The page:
When communicating with patients about dietary supplement use, the most tenuous relationships are that of the doctor and the cancer patient. The use of dietary supplements among patients affected by cancer is extensive, with an estimated 20-90 % of patients using these products. Their use of these products is often not shared with the treating physician.
Doctors need to understand why patients with cancer use dietary supplements in the first place. Patients tend to use these supplements because they want to do everything possible to feel hopeful, empower themselves, enhance the body’s natural defenses, use less toxic treatments, or reduce side effects of mainstream treatments,” said Dr. Victor Sierpina, UTMB professor of family medicine. “In fact, most patients choose to use dietary supplements to improve their quality of life rather than seeking a cure for their disease.”
In the September issue of Current Oncology Reports, researchers at University of Texas Medical Branch, Sierpina describes a patient centered approach to managing dietary supplement use in cancer care. By Moshe Frenkel and Victor Sierpina, published in Current Oncology, Sept. 2014.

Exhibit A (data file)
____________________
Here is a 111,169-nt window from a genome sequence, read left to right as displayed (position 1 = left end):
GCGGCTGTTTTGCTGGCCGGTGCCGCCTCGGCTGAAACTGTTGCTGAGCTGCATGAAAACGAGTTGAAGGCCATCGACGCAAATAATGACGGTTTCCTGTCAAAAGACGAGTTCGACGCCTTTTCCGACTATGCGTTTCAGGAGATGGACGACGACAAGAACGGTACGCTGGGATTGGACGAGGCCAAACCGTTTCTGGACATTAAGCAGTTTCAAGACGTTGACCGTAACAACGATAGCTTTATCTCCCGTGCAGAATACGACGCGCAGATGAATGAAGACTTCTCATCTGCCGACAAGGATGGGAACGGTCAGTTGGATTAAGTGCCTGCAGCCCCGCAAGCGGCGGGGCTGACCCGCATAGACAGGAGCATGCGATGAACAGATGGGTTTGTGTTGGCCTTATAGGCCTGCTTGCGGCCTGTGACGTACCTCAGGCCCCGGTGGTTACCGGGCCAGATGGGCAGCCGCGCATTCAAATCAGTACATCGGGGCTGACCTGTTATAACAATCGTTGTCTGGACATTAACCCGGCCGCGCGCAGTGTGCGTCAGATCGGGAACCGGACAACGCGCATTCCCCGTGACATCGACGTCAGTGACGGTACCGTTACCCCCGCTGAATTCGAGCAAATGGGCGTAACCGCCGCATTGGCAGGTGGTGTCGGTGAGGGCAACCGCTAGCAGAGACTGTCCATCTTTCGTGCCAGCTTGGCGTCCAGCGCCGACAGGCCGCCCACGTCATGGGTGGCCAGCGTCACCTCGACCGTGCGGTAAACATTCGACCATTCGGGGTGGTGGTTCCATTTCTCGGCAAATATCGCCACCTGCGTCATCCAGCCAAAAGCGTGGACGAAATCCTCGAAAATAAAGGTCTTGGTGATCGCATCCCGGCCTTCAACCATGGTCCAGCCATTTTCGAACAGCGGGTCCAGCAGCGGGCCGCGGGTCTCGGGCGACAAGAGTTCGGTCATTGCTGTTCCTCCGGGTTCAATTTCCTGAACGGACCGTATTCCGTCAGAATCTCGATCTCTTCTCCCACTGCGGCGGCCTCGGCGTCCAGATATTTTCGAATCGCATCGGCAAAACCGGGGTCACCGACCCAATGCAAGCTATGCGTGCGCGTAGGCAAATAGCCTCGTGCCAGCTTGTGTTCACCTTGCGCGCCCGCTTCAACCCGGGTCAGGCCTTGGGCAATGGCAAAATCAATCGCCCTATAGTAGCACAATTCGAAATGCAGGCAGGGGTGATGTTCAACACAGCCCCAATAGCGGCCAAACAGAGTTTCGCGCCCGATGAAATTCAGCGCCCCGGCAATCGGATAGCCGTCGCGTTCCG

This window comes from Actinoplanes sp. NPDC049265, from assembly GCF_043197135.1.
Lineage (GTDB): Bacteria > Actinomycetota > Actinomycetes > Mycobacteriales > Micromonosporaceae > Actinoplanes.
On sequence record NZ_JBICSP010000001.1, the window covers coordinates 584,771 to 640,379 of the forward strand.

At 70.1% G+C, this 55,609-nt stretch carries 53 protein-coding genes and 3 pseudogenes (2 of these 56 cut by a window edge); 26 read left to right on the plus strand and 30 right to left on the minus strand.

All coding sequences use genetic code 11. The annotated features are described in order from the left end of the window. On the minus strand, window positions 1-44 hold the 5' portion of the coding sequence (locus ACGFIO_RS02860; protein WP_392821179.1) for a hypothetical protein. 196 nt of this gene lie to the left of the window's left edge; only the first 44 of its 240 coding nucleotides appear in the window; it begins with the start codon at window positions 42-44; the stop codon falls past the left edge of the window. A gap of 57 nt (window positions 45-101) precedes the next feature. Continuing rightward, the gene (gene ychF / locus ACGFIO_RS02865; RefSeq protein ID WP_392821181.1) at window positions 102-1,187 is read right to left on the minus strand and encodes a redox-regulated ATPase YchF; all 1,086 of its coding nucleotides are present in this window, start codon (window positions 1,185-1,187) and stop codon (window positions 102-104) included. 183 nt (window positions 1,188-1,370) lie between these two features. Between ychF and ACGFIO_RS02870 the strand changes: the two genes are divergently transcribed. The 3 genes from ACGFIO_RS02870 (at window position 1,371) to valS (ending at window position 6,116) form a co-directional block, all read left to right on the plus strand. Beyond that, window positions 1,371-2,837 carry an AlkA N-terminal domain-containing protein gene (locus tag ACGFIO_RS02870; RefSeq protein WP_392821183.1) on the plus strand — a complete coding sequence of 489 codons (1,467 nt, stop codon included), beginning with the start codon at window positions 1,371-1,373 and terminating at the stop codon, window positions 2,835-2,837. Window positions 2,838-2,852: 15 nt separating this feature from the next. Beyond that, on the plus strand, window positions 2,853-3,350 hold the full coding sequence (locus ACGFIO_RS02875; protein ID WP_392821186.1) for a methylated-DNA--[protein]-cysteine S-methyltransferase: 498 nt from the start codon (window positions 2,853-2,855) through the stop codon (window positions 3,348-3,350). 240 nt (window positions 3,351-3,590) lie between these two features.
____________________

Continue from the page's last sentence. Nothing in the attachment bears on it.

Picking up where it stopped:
This approach makes use of all available scientific data relating to the safety and efficacy of these supplements combined with how to have an open, patient-centered discussion with patients about their needs and expectations. Patients can be given appropriate information from reliable sources about dietary supplements such as mentioned in study or they can use peer-reviewed documents such as the 2009 guidelines of the Society of Integrative Oncology (see attached below). For many physicians, dietary supplement information is not readily available, and this is the point where other members of the treatment team can help out, such as nurses, pharmacists, and dieticians who have expertise in exploring these options of care further.
Dr. Sierpina and fellow author Dr. Moshe Frenkel, UTMB clinical associate professor of family medicine, emphasize that doctor-patient communication is an interactive process, not merely a focused dialogue of questions and answers. The doctor who is open to patient inquiries and is aware of subtle, nonverbal messages can create an environment of safety in which a patient feels and is protected.
Doctors must use a sensitive approach when communicating with a patient who has an interest in the use of dietary supplements,” said Dr. Frenkel. “A communication approach that fosters a collaborative relationship that includes ample information exchange, empathy and compassion, responding to emotional needs and managing uncertainty can lead to informed decisions about dietary supplement use.”
This discussion is crucial in building a personalized treatment plan that is safe and based on reliable information. The article contains a list of the most common dietary supplements and basic information related to these as well as a table containing reliable sources of information on dietary supplements for both doctors and patients, for further reference.
Here is a summary of the advice: